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Jordan Taylor, championship-winning driver of the No. 10 Konica Minolta Cadillac DPi-V.R racing prototype, took a few laps behind the wheel of the 1950 Cadillac Le Monstre at Daytona International Speedway this week, at speeds up to about 90 mph. The 1950 Cadillac Series 61, “Le Monstre” is part of the historic Collier Collection at the Revs Institute in Naples, Fla.

As Le Mans rules permitted rebodying of standard automobiles, its aluminum “streamliner” shape represented an early Jet Age effort to reduce both weight and wind resistance. Briggs Cunningham had decided to hedge his two-Cadillac bet for Le Mans, streamlining this car to render it more competitive, while leaving the other original in case the aerodynamic experiment failed. Despite finishing eleventh after a gravel trap encounter, fans at the French endurance classic were fascinated by the unusual appearance of the Cadillac, and it entered the history books as a legend.

Taylor, 2017 IMSA WeatherTech DPi Prototype driver co-champion, took four laps behind the wheel of the 67-year old “prototype” at end-of-day on Tuesday, at the last official IMSA test of 2017.

“Getting the chance to drive a car that raced in the 1950 Le Mans 24 Hours was super-exciting,” Taylor said. “The car’s caretakers were giving me the download on the car a few hours prior to our drive on the track. I was trying to ask as many questions beforehand to be as prepared as possible.

“Once we got rolling, I almost had a moment as soon as we left the pits… I almost drove into the side of the ATS-V [Championship Edition, on hand for the photo shoot]! Besides trying to learn a three-speed column shift, I had to turn the steering wheel past 90 degrees to get it turn. Combine that with the car weighing 3,700 lbs. on skinny tires – it was a handful. The guys from the Collier Collection didn’t have any hesitation about the speeds we were going, it was amazing!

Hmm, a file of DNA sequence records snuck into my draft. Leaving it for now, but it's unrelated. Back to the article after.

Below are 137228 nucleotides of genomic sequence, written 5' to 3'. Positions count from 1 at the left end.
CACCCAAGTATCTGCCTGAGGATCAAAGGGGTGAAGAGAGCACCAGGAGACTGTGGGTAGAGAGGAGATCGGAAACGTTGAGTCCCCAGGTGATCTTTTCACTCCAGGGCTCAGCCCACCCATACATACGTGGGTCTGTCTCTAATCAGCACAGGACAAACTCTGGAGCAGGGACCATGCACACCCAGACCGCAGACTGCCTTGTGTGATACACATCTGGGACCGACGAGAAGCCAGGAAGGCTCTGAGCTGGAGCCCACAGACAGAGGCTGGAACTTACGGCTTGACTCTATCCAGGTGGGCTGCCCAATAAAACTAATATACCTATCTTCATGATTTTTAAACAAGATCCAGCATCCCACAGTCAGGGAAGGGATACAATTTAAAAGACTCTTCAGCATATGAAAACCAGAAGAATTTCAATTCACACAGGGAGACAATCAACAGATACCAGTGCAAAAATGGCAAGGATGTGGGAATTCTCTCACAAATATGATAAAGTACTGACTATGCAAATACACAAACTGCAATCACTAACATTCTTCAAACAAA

“On the first lap going into the Bus Stop, I went for the brake, and I am not sure I’ve ever driven anything with full drum brakes before. When I got up high onto the banking, I looked left at the DPi-V.R on the inside and felt like I was going to fall out of the car. The relative lack of safety back then, and lack of support around the driver were crazy feelings. You don’t get the sensation of how steep the Daytona banking is in the Cadillac DPi-V.R at over 170 mph. I couldn’t imagine what it was like doing over 130mph down Mulsanne lap-after-lap for 24 hours. It was a great experience to be able to drive a car with such a great Cadillac history.”

1950 Cadillac Series 61, Le Mans “LeMonstre”
90-degree Cadillac V-8 engine with overhead valves, custom 5-carburator induction, 331 cubic-inch displacement, making 160 hp at 3,800 rpm.

2018 Cadillac DPi-V.R Prototype
Cadillac V-Performance V-8, stressed member, 580 horsepower at 7,050 rpm (approx.) IMSA mandated power level.

Source. Kyle Chuea/Cadillac Racing


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